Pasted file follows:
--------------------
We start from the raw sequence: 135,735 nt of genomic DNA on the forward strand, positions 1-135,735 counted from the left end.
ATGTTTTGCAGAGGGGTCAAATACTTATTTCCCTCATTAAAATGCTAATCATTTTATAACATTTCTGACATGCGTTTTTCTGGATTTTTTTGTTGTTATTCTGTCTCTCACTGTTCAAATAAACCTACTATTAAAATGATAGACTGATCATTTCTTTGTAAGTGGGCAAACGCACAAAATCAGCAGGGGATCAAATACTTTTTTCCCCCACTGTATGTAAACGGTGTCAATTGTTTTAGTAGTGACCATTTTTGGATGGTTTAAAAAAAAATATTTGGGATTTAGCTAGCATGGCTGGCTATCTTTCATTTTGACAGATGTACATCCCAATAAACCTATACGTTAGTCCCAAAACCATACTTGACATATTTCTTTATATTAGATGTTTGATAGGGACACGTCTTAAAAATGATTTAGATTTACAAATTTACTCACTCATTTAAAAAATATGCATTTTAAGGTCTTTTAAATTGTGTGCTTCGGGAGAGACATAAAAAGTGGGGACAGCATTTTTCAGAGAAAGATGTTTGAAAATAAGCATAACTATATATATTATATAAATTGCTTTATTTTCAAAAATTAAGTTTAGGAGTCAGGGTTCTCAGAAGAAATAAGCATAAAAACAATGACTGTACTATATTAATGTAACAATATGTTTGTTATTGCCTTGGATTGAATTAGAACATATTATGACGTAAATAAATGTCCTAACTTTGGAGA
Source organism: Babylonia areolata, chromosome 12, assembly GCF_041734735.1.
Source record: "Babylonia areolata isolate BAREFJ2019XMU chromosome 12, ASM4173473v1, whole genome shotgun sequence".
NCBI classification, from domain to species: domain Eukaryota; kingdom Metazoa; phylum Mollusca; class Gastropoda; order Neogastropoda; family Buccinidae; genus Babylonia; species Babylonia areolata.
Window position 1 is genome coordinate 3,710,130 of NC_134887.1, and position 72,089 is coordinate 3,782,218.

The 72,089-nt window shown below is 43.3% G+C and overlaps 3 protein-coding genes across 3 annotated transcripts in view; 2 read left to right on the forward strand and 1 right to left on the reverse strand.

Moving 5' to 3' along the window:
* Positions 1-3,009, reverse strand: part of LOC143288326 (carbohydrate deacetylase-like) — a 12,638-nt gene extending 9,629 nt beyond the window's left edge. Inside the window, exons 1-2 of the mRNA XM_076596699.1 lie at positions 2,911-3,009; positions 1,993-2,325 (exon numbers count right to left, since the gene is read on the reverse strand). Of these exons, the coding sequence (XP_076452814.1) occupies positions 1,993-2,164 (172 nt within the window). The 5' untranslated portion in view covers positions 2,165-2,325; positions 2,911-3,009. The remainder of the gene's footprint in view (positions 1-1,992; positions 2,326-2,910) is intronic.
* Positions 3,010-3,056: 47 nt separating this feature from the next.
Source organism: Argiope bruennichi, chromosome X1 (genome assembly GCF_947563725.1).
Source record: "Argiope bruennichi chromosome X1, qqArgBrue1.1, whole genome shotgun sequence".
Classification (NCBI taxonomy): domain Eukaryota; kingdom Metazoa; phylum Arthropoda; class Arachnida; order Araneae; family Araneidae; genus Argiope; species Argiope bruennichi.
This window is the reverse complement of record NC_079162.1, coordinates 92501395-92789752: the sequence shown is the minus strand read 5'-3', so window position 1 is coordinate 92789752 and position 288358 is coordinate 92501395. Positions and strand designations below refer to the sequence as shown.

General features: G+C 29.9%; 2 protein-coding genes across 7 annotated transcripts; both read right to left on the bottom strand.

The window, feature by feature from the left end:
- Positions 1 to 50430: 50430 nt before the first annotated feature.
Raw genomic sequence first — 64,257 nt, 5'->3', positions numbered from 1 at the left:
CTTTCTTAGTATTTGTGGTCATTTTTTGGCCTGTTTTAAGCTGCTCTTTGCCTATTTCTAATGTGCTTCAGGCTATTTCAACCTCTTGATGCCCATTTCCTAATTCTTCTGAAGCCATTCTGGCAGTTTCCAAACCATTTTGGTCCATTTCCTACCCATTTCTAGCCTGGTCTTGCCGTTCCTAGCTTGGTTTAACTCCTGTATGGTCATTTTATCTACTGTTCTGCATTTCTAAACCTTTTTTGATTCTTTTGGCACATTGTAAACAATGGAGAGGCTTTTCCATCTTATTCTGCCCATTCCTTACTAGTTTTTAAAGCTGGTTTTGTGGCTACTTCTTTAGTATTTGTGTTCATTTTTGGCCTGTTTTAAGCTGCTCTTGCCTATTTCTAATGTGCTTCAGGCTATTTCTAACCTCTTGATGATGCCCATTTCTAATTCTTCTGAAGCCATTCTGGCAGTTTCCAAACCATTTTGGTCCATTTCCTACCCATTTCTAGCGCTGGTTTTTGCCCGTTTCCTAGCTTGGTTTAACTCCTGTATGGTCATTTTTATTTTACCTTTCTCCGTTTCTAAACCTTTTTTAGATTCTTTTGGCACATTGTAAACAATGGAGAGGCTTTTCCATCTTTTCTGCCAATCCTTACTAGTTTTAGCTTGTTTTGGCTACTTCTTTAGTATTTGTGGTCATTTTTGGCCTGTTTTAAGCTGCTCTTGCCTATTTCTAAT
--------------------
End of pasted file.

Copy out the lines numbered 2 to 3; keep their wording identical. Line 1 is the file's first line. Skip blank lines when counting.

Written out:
ATGTTTTGCAGAGGGGTCAAATACTTATTTCCCTCATTAAAATGCTAATCATTTTATAACATTTCTGACATGCGTTTTTCTGGATTTTTTTGTTGTTATTCTGTCTCTCACTGTTCAAATAAACCTACTATTAAAATGATAGACTGATCATTTCTTTGTAAGTGGGCAAACGCACAAAATCAGCAGGGGATCAAATACTTTTTTCCCCCACTGTATGTAAACGGTGTCAATTGTTTTAGTAGTGACCATTTTTGGATGGTTTAAAAAAAAATATTTGGGATTTAGCTAGCATGGCTGGCTATCTTTCATTTTGACAGATGTACATCCCAATAAACCTATACGTTAGTCCCAAAACCATACTTGACATATTTCTTTATATTAGATGTTTGATAGGGACACGTCTTAAAAATGATTTAGATTTACAAATTTACTCACTCATTTAAAAAATATGCATTTTAAGGTCTTTTAAATTGTGTGCTTCGGGAGAGACATAAAAAGTGGGGACAGCATTTTTCAGAGAAAGATGTTTGAAAATAAGCATAACTATATATATTATATAAATTGCTTTATTTTCAAAAATTAAGTTTAGGAGTCAGGGTTCTCAGAAGAAATAAGCATAAAAACAATGACTGTACTATATTAATGTAACAATATGTTTGTTATTGCCTTGGATTGAATTAGAACATATTATGACGTAAATAAATGTCCTAACTTTGGAGA
Source organism: Babylonia areolata, chromosome 12, assembly GCF_041734735.1.